$100 Budget 15/6
I have saved more than $15,000 since starting this project in January. This is mind-boggling for somebody who has never saved a cent in her life. Of that, $5000 is squirrelled away in KiwiSaver, so it’s not going to be much use towards the deposit on a rental property, but it’s still there. The rest of it is building up in a managed fund that I have always contributed regularly to, but always ended up raiding for bills like car rego, WOF, car repairs, or – my favourite – the unexpected major appliance meltdown.
My next challenge will be to keep out of these savings. If you are not a dairy farmer, you may not be aware that Fonterra has, in its wisdom, prudently decided to protect its balance sheet by withholding major amounts of income from suppliers. As a result of this, I am without an income until August, with all the normal bills still rolling in. Am I worried? Not really. Thanks to the budgeting skills I have developed over the past six months, I’m confident we can easily survive. We have become so accustomed to a disciplined approach to daily living that, as the kids say, “We don’t even notice the $100 thing anymore.”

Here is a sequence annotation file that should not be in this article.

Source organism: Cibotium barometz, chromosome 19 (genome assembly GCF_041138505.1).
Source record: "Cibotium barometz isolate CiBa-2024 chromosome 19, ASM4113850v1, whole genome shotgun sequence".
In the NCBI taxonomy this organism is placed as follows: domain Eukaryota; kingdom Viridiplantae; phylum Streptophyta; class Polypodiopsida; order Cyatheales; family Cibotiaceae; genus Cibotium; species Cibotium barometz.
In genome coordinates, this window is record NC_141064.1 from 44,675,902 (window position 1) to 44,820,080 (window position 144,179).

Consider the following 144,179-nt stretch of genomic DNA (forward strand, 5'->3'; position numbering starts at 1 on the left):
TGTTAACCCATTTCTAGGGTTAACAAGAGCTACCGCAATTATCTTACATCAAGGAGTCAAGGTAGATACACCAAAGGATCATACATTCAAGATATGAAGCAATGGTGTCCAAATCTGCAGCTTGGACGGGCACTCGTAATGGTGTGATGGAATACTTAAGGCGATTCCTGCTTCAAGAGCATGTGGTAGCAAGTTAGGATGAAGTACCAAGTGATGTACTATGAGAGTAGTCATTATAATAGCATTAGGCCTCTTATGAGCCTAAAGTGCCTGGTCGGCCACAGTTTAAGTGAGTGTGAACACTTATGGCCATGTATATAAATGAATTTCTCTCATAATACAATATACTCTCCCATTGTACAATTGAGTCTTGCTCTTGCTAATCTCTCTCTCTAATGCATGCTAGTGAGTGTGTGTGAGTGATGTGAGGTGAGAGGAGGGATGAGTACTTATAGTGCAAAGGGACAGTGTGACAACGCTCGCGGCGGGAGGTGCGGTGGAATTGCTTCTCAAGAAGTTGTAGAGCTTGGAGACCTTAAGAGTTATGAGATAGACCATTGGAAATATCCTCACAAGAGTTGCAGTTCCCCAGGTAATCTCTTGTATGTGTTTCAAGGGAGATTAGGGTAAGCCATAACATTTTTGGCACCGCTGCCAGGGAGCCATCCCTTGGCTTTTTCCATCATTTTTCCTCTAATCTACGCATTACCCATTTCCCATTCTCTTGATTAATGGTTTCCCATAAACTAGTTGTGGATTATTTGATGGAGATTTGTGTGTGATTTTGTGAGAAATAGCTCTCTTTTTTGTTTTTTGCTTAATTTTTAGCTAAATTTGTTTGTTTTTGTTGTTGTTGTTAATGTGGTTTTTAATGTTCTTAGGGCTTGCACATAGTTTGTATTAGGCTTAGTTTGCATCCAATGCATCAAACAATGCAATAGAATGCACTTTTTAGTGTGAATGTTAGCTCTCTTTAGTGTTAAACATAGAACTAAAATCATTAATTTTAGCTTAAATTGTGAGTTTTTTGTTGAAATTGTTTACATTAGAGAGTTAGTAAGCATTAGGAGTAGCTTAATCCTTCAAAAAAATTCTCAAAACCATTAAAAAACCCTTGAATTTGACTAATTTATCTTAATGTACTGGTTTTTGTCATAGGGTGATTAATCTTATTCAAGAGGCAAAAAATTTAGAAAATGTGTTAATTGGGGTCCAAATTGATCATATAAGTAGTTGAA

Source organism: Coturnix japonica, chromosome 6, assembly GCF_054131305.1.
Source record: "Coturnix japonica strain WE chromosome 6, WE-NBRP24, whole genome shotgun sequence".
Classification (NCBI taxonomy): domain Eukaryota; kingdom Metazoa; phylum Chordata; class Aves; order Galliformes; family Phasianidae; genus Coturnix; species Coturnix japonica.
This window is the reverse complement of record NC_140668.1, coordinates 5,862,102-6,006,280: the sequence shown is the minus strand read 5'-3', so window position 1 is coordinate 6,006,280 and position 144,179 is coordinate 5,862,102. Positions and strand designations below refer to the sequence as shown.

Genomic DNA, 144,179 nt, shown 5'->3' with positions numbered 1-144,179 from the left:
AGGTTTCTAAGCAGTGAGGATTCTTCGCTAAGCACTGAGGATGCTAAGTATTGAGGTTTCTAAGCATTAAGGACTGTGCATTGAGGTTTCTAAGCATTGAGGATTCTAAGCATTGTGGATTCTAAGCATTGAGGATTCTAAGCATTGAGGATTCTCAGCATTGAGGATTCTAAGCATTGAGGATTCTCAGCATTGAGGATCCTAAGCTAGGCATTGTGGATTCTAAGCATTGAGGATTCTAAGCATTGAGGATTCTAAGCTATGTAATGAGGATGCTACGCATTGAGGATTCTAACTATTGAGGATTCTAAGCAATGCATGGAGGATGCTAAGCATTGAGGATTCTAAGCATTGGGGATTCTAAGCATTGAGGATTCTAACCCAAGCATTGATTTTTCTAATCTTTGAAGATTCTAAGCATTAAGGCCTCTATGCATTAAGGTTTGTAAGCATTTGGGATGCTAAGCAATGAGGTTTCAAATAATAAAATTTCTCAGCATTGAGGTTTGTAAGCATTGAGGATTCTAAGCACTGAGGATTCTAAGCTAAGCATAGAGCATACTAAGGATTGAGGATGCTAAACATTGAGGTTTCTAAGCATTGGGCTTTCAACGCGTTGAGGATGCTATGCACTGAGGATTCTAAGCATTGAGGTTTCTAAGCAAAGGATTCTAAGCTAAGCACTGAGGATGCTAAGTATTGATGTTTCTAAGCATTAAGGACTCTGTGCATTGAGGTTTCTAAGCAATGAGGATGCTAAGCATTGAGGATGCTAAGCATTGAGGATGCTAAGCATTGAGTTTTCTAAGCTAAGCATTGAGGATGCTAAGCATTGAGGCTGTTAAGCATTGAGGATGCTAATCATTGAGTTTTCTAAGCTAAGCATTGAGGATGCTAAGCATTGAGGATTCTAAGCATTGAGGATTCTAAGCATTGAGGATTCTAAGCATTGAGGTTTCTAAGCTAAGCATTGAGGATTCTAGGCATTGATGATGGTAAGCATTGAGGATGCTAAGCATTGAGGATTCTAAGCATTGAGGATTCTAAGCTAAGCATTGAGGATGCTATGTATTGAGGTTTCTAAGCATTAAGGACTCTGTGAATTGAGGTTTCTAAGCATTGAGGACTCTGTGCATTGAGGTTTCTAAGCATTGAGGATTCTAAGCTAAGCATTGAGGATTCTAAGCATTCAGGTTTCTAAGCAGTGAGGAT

Someone asked me if I were going to write a book, supposedly so others could learn some of the great wisdom that comes from this experience. All I can say is that it would be a bloody short book – a one-pager. To save piles of cash out of money not spent on groceries, apply the following: Set a goal (ie, I want to save $12,000 in one year). Limit your grocery spend (ie, $100 a week). Stick to this limit. If you accidentally overspend, adjust your next week’s limit accordingly (eg, Oops, I’ve spent $120. No worries – your next week’s spend will be $80).
That’s all you need to do.
Next week: How to save $100 off a typical grocery bill.